The natural cellular processes that most organisms use to stay alive (such as respiration, circulation, and digestion) can’t handle this high ammonia level and will begin to break down over time.
This may present as altered behavior, painful looking discoloration, fin rot, and eventually the death of your fish and other organisms in the tank.
What is The Acceptable Ammonia Level in a Fish Tank?
The answer to this is 0 parts per million of ammonia to water within the tank. While we may wish that we could have some leeway in this metric, it’s important to note that even levels as low as 2ppm can lead to serious harm for your fish.
The bare minimum that could be survivable above this 0 benchmark is 0.5, but even this is still cutting it dangerously close to toxic levels.
This rule goes for both saltwater and freshwater aquariums, as both types of fish still require a safely low to not-present level of ammonia in order to live a healthy life.
In fact, marine organisms in a saltwater tank are more likely to be sensitive to fish adapted to freshwater, who have grown to be more adaptable to the variable conditions in lakes and ponds
How to Lower Ammonia Levels in Fish Tank Naturally
If all of the negative consequences sound rather dire and hard to remedy, don’t worry! There are quite a few options when one wants to get rid of ammonia in their aquarium water. These include:
Partial Water Change
Considered a part of a typical care regimen regardless of high ammonia levels, water changes are a quick and easy way to drop the ammonia level in your tank.
The general principle is to take out some of the old water and add in new, freshwater but there are a few key things to keep in mind with a partial water change.
- The first step is to remove around 30% of your tank water, preferably without disturbing the bottom and kicking up any harmful substrates along with not harming any of your fish in the process.
- Next, take that same amount of freshwater (this can even be tap water,) adding in water conditioner, and allow it to reach the same temperature as the water in the rest of the tank.
- Lastly, add this water back into the tank and you’re good to go!
Hopefully, this 30% swap should create at least a 30% reduction in the aquarium ammonia level, and can be done multiple times to see more of a decrease.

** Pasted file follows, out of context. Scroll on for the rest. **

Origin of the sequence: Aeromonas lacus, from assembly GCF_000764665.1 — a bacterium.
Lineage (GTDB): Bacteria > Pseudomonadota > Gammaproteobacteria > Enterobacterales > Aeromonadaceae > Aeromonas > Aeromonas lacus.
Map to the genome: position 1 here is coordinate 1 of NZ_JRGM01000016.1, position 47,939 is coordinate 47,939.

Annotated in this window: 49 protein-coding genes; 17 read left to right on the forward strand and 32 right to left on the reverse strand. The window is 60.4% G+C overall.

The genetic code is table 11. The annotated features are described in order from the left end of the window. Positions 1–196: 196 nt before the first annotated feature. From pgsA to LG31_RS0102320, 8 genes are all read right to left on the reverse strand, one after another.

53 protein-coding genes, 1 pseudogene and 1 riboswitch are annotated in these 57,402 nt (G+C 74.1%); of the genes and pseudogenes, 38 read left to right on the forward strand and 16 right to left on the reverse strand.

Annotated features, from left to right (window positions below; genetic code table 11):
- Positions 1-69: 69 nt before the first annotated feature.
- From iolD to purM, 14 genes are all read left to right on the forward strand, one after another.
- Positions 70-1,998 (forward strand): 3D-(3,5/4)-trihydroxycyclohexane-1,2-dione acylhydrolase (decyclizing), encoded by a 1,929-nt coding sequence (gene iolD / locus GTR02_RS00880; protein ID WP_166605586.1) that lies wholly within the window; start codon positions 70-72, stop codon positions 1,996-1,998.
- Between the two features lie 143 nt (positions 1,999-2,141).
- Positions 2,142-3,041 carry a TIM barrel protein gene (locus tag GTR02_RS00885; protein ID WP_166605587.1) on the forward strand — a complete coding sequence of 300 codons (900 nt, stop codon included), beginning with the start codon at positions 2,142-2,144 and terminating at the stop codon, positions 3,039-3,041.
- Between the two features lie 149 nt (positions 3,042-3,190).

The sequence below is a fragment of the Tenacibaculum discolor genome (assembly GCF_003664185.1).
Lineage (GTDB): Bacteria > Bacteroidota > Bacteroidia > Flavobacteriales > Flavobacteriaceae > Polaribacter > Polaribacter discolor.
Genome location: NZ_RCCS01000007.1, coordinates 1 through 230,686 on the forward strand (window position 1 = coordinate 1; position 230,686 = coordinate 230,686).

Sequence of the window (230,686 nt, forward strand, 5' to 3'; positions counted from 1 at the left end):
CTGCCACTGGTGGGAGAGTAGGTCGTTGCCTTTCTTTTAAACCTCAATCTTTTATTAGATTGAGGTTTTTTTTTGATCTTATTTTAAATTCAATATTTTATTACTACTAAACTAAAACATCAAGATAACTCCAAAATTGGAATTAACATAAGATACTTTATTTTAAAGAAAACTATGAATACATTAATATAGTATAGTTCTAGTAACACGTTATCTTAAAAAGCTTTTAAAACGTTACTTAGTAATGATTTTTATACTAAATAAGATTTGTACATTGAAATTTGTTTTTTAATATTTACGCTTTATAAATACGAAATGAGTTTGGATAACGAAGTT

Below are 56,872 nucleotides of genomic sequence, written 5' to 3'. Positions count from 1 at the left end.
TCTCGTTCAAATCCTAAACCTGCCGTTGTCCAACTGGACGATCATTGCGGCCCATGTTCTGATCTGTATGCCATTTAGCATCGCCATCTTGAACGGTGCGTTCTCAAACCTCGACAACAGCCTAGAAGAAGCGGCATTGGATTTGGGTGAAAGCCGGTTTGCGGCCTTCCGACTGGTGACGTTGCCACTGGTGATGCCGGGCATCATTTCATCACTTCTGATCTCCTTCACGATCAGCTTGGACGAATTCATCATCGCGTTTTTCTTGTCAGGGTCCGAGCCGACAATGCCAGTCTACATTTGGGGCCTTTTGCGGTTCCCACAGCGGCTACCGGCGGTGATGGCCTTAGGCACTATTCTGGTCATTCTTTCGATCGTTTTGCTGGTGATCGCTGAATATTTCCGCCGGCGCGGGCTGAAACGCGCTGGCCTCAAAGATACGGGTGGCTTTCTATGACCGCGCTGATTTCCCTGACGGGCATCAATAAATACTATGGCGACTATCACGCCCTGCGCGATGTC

Improve the Filtration
Another option that is relatively quick and easy is simply beefing up the existing filtration in your tank, typically by purchasing stronger filters, or potentially adding more. Improving the filtration of your tank not only reduces ammonia buildup but also reduces algae blooms in your fish tank.
Look at whatever aquarium filter you already have and determine if you’d like to simply purchase more of the same, or consider replacing it all together with something more effective.
Adding air pumps, air stones, and bubblers can increase the amount of water flow through your tank, upping the oxygen levels while causing settled sediments to be moved more rapidly through your filters.
Considering that ammonia itself is a dissolved gas, adding in more air flow can allow this to move up and out of your tank through the surface.
Upgrade to a Bigger Tank
If you have more fish than the size of your tank can handle, a somewhat longer term solution can be to start the process of developing beneficial bacteria over again with a new tank that is a better fit for your fish.
The Non-Natural Way: Neutralizing Drops
With just a few drops, these wonders can serve to protect your fish from the harmful effects of ammonia poisoning when levels have gotten too high.
As an important note, these are not actual ammonia removers, but each drop detoxifies ammonia already present in the tank.
Think of these as chemical pH adjusters, rather than a way to reduce ammonia itself.
How to Lower Ammonia Levels in a New Fish Tank
In a new fish tank, it’s important to start things off by cycling nitrogen through your tank and allowing the beneficial bacteria to begin the processing of lowering ammonia levels naturally.